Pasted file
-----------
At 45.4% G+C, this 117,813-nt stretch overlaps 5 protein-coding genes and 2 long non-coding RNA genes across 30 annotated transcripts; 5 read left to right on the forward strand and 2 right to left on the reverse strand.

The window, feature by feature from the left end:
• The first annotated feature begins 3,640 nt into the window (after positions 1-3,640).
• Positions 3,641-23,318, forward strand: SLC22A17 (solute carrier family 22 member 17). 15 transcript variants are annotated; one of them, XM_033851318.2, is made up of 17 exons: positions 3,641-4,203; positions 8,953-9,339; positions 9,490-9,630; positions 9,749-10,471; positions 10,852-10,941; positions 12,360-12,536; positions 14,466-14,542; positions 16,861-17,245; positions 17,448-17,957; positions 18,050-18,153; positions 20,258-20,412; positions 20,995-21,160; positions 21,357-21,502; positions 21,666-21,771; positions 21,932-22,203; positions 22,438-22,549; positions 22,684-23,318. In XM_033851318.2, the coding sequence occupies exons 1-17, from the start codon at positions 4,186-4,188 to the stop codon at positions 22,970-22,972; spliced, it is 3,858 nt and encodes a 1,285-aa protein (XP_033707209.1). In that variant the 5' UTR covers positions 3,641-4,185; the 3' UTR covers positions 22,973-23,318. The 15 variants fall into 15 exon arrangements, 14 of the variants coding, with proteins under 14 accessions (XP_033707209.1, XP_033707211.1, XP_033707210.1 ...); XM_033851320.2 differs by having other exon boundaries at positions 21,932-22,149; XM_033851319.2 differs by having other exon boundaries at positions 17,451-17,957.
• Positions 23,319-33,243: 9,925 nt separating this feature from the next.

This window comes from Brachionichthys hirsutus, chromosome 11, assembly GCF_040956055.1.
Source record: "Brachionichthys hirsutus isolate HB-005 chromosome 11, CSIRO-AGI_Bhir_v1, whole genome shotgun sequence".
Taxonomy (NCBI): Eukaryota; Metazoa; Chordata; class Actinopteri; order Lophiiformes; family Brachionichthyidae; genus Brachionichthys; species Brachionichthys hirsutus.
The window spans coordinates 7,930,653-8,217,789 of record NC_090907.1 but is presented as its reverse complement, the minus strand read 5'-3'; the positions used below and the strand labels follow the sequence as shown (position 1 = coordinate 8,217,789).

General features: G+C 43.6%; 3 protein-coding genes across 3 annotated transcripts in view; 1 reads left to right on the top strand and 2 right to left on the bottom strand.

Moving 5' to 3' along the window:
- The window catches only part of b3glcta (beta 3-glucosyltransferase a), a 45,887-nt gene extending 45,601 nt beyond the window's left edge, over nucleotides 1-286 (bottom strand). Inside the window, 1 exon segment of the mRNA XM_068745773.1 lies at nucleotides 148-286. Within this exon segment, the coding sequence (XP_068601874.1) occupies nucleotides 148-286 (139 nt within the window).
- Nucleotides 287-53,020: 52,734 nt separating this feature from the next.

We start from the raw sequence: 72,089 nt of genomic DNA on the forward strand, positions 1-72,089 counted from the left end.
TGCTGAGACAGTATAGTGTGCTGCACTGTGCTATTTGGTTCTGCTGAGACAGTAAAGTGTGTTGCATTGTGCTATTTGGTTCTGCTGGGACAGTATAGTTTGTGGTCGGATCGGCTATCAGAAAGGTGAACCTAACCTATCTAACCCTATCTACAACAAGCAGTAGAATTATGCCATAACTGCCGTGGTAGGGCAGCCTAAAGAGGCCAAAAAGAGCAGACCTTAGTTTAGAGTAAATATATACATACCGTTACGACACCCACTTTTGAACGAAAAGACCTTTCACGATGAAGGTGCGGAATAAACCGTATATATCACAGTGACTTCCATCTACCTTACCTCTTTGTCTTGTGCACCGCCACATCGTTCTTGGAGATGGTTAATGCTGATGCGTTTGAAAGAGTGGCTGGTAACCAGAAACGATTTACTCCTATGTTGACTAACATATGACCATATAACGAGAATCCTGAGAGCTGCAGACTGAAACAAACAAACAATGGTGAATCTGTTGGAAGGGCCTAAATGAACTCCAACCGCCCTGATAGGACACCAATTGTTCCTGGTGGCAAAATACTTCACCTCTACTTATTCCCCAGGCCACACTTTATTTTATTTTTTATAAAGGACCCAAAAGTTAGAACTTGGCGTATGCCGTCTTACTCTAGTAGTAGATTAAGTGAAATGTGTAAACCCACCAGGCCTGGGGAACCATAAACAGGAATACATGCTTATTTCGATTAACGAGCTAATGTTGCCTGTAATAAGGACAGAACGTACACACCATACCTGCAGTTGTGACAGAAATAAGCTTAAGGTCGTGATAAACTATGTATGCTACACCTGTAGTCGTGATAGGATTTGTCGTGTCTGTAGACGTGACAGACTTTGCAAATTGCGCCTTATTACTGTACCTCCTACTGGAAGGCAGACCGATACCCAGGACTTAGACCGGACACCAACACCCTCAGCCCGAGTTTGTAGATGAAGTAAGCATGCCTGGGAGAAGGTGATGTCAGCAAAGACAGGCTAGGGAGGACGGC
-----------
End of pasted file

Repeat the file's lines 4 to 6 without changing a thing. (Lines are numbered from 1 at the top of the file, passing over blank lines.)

• Positions 3,641-23,318, forward strand: SLC22A17 (solute carrier family 22 member 17). 15 transcript variants are annotated; one of them, XM_033851318.2, is made up of 17 exons: positions 3,641-4,203; positions 8,953-9,339; positions 9,490-9,630; positions 9,749-10,471; positions 10,852-10,941; positions 12,360-12,536; positions 14,466-14,542; positions 16,861-17,245; positions 17,448-17,957; positions 18,050-18,153; positions 20,258-20,412; positions 20,995-21,160; positions 21,357-21,502; positions 21,666-21,771; positions 21,932-22,203; positions 22,438-22,549; positions 22,684-23,318. In XM_033851318.2, the coding sequence occupies exons 1-17, from the start codon at positions 4,186-4,188 to the stop codon at positions 22,970-22,972; spliced, it is 3,858 nt and encodes a 1,285-aa protein (XP_033707209.1). In that variant the 5' UTR covers positions 3,641-4,185; the 3' UTR covers positions 22,973-23,318. The 15 variants fall into 15 exon arrangements, 14 of the variants coding, with proteins under 14 accessions (XP_033707209.1, XP_033707211.1, XP_033707210.1 ...); XM_033851320.2 differs by having other exon boundaries at positions 21,932-22,149; XM_033851319.2 differs by having other exon boundaries at positions 17,451-17,957.
• Positions 23,319-33,243: 9,925 nt separating this feature from the next.

This window comes from Brachionichthys hirsutus, chromosome 11, assembly GCF_040956055.1.